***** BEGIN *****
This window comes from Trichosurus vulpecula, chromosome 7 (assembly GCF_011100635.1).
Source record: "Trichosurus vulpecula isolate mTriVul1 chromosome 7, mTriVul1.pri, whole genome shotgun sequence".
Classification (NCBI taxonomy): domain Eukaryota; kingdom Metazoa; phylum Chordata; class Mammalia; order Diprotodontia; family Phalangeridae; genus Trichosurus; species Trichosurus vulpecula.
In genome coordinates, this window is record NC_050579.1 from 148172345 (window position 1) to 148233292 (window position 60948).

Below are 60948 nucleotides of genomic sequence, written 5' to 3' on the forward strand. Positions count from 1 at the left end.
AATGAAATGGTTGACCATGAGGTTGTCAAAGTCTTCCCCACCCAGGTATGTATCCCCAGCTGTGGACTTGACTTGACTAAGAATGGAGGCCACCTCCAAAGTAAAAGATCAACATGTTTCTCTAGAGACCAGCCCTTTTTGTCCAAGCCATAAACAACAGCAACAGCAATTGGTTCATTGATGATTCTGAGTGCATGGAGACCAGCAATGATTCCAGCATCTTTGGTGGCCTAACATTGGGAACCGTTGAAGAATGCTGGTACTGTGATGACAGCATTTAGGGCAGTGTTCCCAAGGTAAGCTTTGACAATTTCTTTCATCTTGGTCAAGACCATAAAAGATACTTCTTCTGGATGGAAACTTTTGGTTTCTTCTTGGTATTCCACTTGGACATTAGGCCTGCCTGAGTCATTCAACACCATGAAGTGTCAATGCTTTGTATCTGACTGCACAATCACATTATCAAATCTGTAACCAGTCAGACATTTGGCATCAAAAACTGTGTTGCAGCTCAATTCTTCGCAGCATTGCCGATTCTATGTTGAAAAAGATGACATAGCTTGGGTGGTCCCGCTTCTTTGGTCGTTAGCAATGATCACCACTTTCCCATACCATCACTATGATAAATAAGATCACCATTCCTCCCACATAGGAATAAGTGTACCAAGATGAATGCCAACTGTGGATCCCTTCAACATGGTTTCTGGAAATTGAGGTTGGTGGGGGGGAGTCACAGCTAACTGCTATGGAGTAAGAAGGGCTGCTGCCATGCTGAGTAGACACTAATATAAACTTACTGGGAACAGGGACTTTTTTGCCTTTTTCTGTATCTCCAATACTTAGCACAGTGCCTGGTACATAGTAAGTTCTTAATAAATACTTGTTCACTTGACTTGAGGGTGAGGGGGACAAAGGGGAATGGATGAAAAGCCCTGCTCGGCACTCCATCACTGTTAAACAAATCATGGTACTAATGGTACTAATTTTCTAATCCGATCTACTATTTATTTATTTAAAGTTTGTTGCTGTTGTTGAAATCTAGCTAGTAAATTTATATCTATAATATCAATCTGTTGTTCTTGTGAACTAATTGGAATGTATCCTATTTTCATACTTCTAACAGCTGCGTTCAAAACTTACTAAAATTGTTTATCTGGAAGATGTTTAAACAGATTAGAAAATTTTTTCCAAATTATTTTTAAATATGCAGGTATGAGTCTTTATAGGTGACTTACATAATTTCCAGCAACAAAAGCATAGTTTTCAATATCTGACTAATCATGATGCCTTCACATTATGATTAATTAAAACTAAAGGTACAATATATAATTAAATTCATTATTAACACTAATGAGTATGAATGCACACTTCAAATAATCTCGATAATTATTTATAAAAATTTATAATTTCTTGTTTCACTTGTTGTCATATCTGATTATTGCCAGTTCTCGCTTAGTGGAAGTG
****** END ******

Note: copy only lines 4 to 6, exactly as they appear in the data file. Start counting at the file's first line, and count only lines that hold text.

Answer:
In genome coordinates, this window is record NC_050579.1 from 148172345 (window position 1) to 148233292 (window position 60948).

Below are 60948 nucleotides of genomic sequence, written 5' to 3' on the forward strand. Positions count from 1 at the left end.
AATGAAATGGTTGACCATGAGGTTGTCAAAGTCTTCCCCACCCAGGTATGTATCCCCAGCTGTGGACTTGACTTGACTAAGAATGGAGGCCACCTCCAAAGTAAAAGATCAACATGTTTCTCTAGAGACCAGCCCTTTTTGTCCAAGCCATAAACAACAGCAACAGCAATTGGTTCATTGATGATTCTGAGTGCATGGAGACCAGCAATGATTCCAGCATCTTTGGTGGCCTAACATTGGGAACCGTTGAAGAATGCTGGTACTGTGATGACAGCATTTAGGGCAGTGTTCCCAAGGTAAGCTTTGACAATTTCTTTCATCTTGGTCAAGACCATAAAAGATACTTCTTCTGGATGGAAACTTTTGGTTTCTTCTTGGTATTCCACTTGGACATTAGGCCTGCCTGAGTCATTCAACACCATGAAGTGTCAATGCTTTGTATCTGACTGCACAATCACATTATCAAATCTGTAACCAGTCAGACATTTGGCATCAAAAACTGTGTTGCAGCTCAATTCTTCGCAGCATTGCCGATTCTATGTTGAAAAAGATGACATAGCTTGGGTGGTCCCGCTTCTTTGGTCGTTAGCAATGATCACCACTTTCCCATACCATCACTATGATAAATAAGATCACCATTCCTCCCACATAGGAATAAGTGTACCAAGATGAATGCCAACTGTGGATCCCTTCAACATGGTTTCTGGAAATTGAGGTTGGTGGGGGGGAGTCACAGCTAACTGCTATGGAGTAAGAAGGGCTGCTGCCATGCTGAGTAGACACTAATATAAACTTACTGGGAACAGGGACTTTTTTGCCTTTTTCTGTATCTCCAATACTTAGCACAGTGCCTGGTACATAGTAAGTTCTTAATAAATACTTGTTCACTTGACTTGAGGGTGAGGGGGACAAAGGGGAATGGATGAAAAGCCCTGCTCGGCACTCCATCACTGTTAAACAAATCATGGTACTAATGGTACTAATTTTCTAATCCGATCTACTATTTATTTATTTAAAGTTTGTTGCTGTTGTTGAAATCTAGCTAGTAAATTTATATCTATAATATCAATCTGTTGTTCTTGTGAACTAATTGGAATGTATCCTATTTTCATACTTCTAACAGCTGCGTTCAAAACTTACTAAAATTGTTTATCTGGAAGATGTTTAAACAGATTAGAAAATTTTTTCCAAATTATTTTTAAATATGCAGGTATGAGTCTTTATAGGTGACTTACATAATTTCCAGCAACAAAAGCATAGTTTTCAATATCTGACTAATCATGATGCCTTCACATTATGATTAATTAAAACTAAAGGTACAATATATAATTAAATTCATTATTAACACTAATGAGTATGAATGCACACTTCAAATAATCTCGATAATTATTTATAAAAATTTATAATTTCTTGTTTCACTTGTTGTCATATCTGATTATTGCCAGTTCTCGCTTAGTGGAAGTG